Both Mendez and Cormier talk freely about what they are expecting against Gustafsson. It’s no secret. Hell, it’s Mixed Martial Arts 101.
Not only is Cormier giving up six inches in height to Gustafsson, but he also has a seven-inch disadvantage in reach. The Swedish fighter might go by the nickname of The Mauler, but he quite likely will be The Dancer in this fight, using his length to strike Cormier from a safe distance. Meanwhile Cormier, a former Olympic wrestler, will attempt to get the Swedish fighter down to the ground and – how do we say this delicately? – turn him into a pretzel.
“Gustafsson is at his absolute best when he uses his footwork to frustrate guys where they can’t really get to him,” Cormier said. “I anticipate him doing that against me. I know he’s going to try to use his length to outwork me. I think he’ll be content to make it a stand-up fight where he’s just trying to outpoint me. But the dirtier the fight, the better it will be for me. I’m going to make sure that I’m close enough to hit him, to grab him, to wrestle him, to maul him.”
If styles truly do make fights, then this has a chance to be a very good one. Cormier and Gustafsson couldn’t be more different.
“It’s going to come down to who can dictate the action,” Mendez added. “It’s going to be an inside-versus-outside fight. Gustafsson is really dangerous because if you let him hit you, he will knock you out. But the problem he faces is that DC is so well-rounded. He’s not easy to game plan because he’s not just a wrestler. He’s got everything now.”
Including the title belt.
Call Me Champ
Cormier has a hard time comprehending how much his life has changed since 2010 when he was first walked into the old AKA gym at a San Jose strip mall.
Back then, he was still coming to grips with the fact that he was never going to achieve a dream that had fueled his internal fire from a young age – winning an Olympic gold medal. Cormier wasn’t yet sold on MMA, which was just beginning to gain notice among mainstream sports fans. He was so broke that he lived at the home of trainer-manager “Crazy Bob” Cook, where Rockhold was another live-in guest.
Cormier, however, quickly recognized that MMA could offer him another avenue to be the best. He became the heavyweight champion for San Jose-based Strikeforce before jumping to UFC and dominating every fight ... until he ran into Jones last Jan. 3 at UFC 182. That title bout loss to his archrival, in a unanimous decision, was emotionally devastating for Cormier.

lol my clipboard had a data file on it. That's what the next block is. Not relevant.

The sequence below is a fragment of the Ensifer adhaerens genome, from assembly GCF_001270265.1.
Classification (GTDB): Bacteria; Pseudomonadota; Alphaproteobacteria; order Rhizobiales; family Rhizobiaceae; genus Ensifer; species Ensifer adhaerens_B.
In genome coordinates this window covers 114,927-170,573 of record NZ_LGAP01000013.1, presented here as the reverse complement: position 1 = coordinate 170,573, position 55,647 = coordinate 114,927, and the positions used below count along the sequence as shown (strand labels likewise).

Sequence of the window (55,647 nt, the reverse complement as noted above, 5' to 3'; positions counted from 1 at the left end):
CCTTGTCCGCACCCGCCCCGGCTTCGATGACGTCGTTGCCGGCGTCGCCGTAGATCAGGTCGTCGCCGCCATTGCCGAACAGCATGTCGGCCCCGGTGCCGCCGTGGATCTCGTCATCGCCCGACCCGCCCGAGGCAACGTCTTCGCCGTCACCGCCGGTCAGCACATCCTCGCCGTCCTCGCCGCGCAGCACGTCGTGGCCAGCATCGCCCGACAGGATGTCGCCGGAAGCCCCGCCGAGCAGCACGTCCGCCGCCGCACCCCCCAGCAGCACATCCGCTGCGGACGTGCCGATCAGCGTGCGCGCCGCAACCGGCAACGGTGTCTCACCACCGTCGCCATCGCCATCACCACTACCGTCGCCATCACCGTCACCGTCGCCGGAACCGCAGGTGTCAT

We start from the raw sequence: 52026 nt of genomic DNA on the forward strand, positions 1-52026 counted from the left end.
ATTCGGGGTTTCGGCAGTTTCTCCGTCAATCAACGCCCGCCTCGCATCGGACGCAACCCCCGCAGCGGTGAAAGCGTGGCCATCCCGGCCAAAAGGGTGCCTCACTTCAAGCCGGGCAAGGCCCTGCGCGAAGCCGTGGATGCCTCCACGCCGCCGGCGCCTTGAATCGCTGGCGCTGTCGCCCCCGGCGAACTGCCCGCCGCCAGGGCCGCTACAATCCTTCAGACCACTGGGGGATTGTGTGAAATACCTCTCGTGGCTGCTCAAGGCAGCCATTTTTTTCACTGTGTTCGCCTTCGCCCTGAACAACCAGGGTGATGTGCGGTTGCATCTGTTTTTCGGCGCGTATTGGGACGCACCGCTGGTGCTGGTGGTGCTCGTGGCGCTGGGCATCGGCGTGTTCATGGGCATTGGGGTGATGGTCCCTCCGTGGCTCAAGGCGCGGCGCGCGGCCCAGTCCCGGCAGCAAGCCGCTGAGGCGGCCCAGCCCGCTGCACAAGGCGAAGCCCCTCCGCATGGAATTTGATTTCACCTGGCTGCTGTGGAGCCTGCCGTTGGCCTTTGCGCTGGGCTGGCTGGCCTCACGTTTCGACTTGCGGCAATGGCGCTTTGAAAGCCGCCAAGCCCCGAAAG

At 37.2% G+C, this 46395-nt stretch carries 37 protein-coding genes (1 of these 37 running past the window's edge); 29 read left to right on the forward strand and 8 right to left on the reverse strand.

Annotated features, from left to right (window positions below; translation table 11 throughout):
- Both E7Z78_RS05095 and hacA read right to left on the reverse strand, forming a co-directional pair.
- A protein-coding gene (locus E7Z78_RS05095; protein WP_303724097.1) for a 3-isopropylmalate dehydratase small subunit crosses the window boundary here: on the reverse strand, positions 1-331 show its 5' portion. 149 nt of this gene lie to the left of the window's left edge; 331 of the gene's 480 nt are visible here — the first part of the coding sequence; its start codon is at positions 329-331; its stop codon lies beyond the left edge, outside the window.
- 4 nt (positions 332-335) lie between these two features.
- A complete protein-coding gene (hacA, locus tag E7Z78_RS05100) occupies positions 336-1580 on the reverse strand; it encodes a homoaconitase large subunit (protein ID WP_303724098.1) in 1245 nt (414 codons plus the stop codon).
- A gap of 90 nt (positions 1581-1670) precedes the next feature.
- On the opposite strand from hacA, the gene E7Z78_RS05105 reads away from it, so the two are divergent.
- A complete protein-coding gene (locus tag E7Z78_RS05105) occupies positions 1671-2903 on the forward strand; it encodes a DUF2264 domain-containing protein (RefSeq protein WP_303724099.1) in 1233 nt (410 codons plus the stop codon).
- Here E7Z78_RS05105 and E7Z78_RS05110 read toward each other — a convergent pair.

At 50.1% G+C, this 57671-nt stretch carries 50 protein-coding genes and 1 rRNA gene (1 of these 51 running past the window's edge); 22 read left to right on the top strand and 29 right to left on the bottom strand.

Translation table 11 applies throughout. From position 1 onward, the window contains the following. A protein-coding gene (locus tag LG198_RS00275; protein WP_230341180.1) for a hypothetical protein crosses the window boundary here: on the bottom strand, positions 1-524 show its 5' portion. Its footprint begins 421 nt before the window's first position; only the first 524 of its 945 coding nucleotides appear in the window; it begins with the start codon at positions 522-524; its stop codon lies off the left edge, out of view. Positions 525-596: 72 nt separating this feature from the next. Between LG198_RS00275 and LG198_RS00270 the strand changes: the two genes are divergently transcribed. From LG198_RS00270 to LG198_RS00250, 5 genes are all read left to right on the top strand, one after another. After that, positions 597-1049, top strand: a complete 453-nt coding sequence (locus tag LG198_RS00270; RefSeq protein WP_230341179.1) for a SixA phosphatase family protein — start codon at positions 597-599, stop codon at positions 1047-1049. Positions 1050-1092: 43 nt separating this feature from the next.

But fate had other plans for him. When Jones was suspended indefinitely and stripped of the title after his alleged involvement in a hit-and-run incident in New Mexico, Cormier was eager to redeem himself. He replaced Jones on short notice at UFC 187 on May 23, and submitted top contender Anthony “Rumble” Johnson with a rear-naked chokehold.
His rise was complete as the 205-pound belt holder.
“Not many guys,” Cormier said, “can say they were champion.”
And not many can also say they’ve reached the heights he has achieved as a television commentator. He’s the co-host of UFC Tonight on FOX Sports and provides a thoughtful presence during Fight Night coverage with a knack of speaking to both the diehard fans and MMA newcomers. When Rockhold defeated Lyoto Machida in a UFC on FOX bout in April, Cormier gleefully took off his suit jacket, raced down from the broadcast booth and cheered on his friend, cage-side.
“I’ve got some great bosses at FOX,” Cormier said. “They love that I’m fighting competitively. They love that a champion with a belt is the host of their show.”
UFC executives also have to love that Cormier has emerged as a leading face for the sport.
Ronda Rousey may be UFC’s dazzling crossover star who is making even non-sports fans pay attention. And Conor McGregor refuses to be ignored with the sheer audacity of every outrageous comment that he makes. But Cormier is something else entirely.
He is becoming an ambassador for UFC – a role he embraces.
“I’m just being myself,” Cormier said. “I’ve been competing at the highest level of wrestling since I was 15 years old. I’ve represented the United States on two Olympic teams. You learn how to carry yourself in a way that brings honor to yourself and your family. I appreciate the position that I’ve been given, and I never forget that people are watching closely how I act.”